In addition to these more applied uses of data, Parscale says the campaign “ran hundreds of thousands of brand-lift surveys and other types of tests” on its content marketing in order to determine whether positive or negative ads were the best fit for specific voters, he told NPR.

Which Channels Worked Best for What

Facebook was the fundraising powerhouse, Parscale told Wired for its Nov. 15 article. The social network contributed the bulk of the $250 million war chest attributed to online fundraising.

“Facebook and Twitter were the reason we won this thing,” Parscale said.

The Wired article notes that Facebook gave the Trump campaign a way to test voter sentiment that traditional TV ads and channels couldn’t offer.

The numbers were astronomical.

Author: Heather Fletcher

Heather Fletcher is senior content editor with Target Marketing.

12 thoughts on “How Trump Won”

  1. Great article, but disturbing, too. “Oh, what a tangled web we weave. When first we practise to deceive” comes to mind when so many thousands of messages are tested and the body politic is sliced ‘n diced into so many narrow segments just to manipulate a win. Another quote echoes faintly: “A house divided against itself cannot stand.”

    1. The data story is nice, but really, Trump hit his opponent’s, and the mainstream media’s blind spot better than anyone in recent memory. Trump was a whiz at winning this election, but with a 37% approval rating as of yesterday, how will he use data to build on that?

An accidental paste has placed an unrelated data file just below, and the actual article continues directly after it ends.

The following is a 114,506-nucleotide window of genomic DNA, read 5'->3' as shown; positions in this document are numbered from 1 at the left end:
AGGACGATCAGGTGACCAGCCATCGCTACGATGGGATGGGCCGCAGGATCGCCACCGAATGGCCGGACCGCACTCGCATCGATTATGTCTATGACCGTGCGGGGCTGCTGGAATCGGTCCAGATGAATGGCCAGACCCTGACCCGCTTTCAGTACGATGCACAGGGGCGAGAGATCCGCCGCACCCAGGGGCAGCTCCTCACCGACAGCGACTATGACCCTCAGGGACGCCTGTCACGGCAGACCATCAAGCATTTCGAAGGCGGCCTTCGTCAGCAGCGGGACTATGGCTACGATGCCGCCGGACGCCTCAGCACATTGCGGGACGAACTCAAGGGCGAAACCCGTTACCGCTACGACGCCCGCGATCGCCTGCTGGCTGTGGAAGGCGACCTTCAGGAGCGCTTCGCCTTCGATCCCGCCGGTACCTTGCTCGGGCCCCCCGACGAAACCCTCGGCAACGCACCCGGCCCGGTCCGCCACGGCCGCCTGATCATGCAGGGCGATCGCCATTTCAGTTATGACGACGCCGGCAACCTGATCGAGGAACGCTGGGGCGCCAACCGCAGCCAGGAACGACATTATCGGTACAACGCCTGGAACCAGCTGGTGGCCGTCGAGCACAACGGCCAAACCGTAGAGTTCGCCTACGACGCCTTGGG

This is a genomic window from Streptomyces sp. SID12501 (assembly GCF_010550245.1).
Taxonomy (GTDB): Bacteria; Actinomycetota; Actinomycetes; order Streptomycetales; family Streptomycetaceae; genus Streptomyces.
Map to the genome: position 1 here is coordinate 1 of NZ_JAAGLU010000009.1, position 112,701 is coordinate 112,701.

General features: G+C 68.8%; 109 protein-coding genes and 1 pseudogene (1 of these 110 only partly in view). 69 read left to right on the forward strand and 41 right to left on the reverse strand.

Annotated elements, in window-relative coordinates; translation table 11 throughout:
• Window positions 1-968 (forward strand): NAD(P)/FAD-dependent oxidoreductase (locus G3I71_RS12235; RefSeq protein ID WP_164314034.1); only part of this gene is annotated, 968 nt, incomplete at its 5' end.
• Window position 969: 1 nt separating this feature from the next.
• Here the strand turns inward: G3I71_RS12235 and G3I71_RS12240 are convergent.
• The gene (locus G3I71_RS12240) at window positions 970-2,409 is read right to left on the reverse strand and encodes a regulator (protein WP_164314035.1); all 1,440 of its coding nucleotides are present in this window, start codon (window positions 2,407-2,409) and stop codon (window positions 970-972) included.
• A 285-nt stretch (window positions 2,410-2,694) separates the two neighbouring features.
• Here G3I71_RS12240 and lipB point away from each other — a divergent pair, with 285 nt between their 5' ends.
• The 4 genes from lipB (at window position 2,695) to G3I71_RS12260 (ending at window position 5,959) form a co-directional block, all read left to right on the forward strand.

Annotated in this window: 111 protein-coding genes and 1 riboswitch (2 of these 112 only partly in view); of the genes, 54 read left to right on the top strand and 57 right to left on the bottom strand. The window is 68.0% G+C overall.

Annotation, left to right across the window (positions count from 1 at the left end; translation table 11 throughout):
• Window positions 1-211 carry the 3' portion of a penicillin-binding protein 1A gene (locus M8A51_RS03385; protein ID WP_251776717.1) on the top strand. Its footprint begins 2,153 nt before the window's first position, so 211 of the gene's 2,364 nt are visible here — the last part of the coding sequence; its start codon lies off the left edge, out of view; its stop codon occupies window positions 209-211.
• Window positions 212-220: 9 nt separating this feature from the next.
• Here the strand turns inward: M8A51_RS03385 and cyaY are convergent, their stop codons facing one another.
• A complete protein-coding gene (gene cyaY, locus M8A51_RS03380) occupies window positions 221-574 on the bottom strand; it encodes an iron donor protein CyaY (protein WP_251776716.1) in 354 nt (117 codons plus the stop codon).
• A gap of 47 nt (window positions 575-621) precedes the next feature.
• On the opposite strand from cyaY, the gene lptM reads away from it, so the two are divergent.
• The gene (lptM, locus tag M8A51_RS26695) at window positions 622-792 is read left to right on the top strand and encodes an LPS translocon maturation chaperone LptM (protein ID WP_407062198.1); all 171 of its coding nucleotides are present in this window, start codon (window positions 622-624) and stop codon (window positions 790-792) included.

2. We’re talking at Target Marketing about how condescending the ‘pinking’ of marketing can be, so it was interesting to see the Trump campaign specifically target women with a ‘softer’ ad. (Speaking of segmentation)

  2. A very good read and you are right…you have to accept that your brand will not appeal to everyone. Accept the diverse tastes of your audience and embrace it. If you want to sway your opposition you have to validate their preferences. Without that validation you cannot effectively establish a dialogue or get that audience to even listen to you. All that you can ask is to let them hear you out…and if it don’tr work in your favor then so be it. But you plant that seed by being able to have a dialogue in the 1st place.

      1. Absolutely! It strengthened his reach/impac with his own voting base and, in effect, helped ‘rally the troops’ come voting day. And for those who were on the fence the variations of tweaked ads his team put out helped sway a few more votes his way. Flip-side, for those vehemently opposed to him the social media touches cemented their view(s) of him. He is a polarizing figure no doubt.

  3. My fave line “only need one layer of approval – Trump” this is also very important and what I think will make him good for the country. Trumps MO is to make sure he puts the best people in the right position and let them do their job without a bunch of red tape. He is building a great team.

  4. When JFK ran for POTUS back in 1960, a book came out shortly thereafter entitled “The 480.” The 480 were the different categories to which to fashion particular pitches. Trump was brilliant in hitting the hot topics and in defining his opponents: Crooked Hillary, Little Marco and Ugly Carly. He used concrete visions: build a wall and drain the swamp, for example. Of course, he won’t do any of that, but should he care? He won.